In the creative writing classes I teach, scene often becomes an early point of emphasis, especially when it applies to fiction. Hemingway’s classic “Hills Like White Elephants” stands as an exemplar, as the brief story relies on little more than setting and dialogue. According to Nancy Pagh, author of the thoughtfully written “Write Moves: A Creative Writing Guide and Anthology,” scene “can be as forceful as an explosion at a fireworks factory or as subtle as a lover’s eye contact shifting slightly away… creat(ing) the impression we’re there, experiencing what happens through our senses. This is ‘showing.’” In his latest, the Mary McCarthy Prize winning collection of 18 short-stories, “Impossible Children” (Sarabande Books), novelist Robert Yune clearly gets this, using place and well-rendered, self-aware characters to great effect, making for some of the most compelling reading I’ve done in a while.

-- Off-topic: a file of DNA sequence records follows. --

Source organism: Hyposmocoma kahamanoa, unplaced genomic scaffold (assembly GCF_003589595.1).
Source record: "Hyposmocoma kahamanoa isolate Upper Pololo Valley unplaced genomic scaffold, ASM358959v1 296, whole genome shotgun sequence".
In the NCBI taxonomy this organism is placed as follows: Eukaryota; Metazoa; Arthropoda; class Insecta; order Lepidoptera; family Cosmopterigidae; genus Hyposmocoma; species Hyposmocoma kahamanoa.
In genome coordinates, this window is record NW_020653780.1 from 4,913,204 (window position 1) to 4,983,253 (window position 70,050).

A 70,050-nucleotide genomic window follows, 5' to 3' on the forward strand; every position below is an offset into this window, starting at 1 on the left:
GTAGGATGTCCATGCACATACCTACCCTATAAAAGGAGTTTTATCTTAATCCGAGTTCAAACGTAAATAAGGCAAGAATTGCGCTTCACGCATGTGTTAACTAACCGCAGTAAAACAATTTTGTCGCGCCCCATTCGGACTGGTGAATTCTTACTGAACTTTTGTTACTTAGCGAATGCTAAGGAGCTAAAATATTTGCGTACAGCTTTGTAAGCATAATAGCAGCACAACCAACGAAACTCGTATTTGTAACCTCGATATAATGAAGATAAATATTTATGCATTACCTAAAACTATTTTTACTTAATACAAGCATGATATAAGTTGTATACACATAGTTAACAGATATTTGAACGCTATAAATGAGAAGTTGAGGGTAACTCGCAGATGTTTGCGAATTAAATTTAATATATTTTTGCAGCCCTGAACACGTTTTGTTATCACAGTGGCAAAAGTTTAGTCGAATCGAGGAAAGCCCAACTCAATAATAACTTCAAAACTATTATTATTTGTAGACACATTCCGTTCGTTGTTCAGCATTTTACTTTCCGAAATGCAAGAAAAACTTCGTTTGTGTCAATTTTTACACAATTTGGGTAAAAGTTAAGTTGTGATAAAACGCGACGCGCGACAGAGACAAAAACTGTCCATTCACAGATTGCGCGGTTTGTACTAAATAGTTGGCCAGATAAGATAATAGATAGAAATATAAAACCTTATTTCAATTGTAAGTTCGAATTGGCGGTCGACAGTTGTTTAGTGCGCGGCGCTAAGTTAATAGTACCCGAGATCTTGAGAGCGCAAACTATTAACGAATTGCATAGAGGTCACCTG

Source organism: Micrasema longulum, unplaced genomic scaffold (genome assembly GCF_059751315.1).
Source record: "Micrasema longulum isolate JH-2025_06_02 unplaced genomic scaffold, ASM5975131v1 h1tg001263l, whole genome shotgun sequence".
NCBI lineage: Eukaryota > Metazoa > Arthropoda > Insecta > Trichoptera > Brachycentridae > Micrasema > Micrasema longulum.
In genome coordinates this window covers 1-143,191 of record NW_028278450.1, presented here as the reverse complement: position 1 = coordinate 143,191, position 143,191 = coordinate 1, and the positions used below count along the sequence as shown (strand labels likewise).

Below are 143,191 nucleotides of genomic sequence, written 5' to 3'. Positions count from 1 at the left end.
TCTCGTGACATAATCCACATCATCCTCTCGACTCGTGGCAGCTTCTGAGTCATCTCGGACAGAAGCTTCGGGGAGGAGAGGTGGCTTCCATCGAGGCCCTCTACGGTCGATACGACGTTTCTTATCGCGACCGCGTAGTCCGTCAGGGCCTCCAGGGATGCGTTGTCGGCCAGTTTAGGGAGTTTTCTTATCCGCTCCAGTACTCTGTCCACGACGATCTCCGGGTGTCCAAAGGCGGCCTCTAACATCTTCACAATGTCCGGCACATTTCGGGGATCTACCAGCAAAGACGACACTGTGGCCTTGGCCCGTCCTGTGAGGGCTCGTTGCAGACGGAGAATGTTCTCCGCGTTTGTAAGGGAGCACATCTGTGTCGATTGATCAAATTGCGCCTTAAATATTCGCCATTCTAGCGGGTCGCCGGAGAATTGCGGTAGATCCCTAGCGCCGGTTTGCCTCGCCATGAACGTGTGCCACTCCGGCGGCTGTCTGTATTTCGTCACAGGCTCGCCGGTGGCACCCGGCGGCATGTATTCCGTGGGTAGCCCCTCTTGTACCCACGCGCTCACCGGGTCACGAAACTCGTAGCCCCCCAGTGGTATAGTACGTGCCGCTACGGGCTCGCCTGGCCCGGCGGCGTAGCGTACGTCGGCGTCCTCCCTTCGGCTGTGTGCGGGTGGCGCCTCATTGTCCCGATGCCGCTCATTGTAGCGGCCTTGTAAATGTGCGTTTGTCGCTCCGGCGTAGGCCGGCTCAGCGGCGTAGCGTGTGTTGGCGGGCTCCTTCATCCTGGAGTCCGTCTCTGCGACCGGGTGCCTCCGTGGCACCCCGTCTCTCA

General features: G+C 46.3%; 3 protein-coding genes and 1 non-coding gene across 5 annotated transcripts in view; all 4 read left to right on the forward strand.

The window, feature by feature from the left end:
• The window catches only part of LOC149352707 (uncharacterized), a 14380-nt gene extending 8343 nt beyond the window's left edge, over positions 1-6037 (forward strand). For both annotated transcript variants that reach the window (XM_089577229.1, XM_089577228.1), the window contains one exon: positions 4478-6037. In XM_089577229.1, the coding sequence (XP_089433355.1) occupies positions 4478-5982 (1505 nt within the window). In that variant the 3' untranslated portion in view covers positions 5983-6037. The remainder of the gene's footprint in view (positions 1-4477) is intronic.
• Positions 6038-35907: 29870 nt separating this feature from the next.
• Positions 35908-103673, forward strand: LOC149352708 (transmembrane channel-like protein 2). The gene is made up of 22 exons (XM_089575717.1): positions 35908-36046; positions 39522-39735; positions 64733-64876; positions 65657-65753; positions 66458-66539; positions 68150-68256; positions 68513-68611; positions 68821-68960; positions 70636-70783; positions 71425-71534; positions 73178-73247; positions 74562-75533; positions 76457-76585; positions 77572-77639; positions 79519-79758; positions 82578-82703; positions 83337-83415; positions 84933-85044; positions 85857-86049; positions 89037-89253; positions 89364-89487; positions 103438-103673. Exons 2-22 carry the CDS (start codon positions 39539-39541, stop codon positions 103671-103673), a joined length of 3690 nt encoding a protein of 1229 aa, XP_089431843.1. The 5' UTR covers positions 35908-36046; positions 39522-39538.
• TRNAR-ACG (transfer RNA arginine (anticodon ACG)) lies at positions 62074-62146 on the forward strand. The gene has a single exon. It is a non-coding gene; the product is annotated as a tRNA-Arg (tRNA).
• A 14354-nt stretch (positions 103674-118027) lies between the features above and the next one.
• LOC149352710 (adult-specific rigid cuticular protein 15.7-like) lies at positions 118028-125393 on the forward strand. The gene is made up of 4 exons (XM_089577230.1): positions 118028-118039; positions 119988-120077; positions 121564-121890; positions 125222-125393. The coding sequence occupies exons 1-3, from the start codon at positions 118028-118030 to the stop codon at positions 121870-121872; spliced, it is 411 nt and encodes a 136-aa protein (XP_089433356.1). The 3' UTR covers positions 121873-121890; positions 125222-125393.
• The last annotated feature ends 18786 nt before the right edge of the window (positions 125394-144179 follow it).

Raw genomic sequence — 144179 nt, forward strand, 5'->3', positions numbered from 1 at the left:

Special thanks to Fred Shaw for this lovely review. Really missing my friends and the special literary community in Pittsburgh this evening.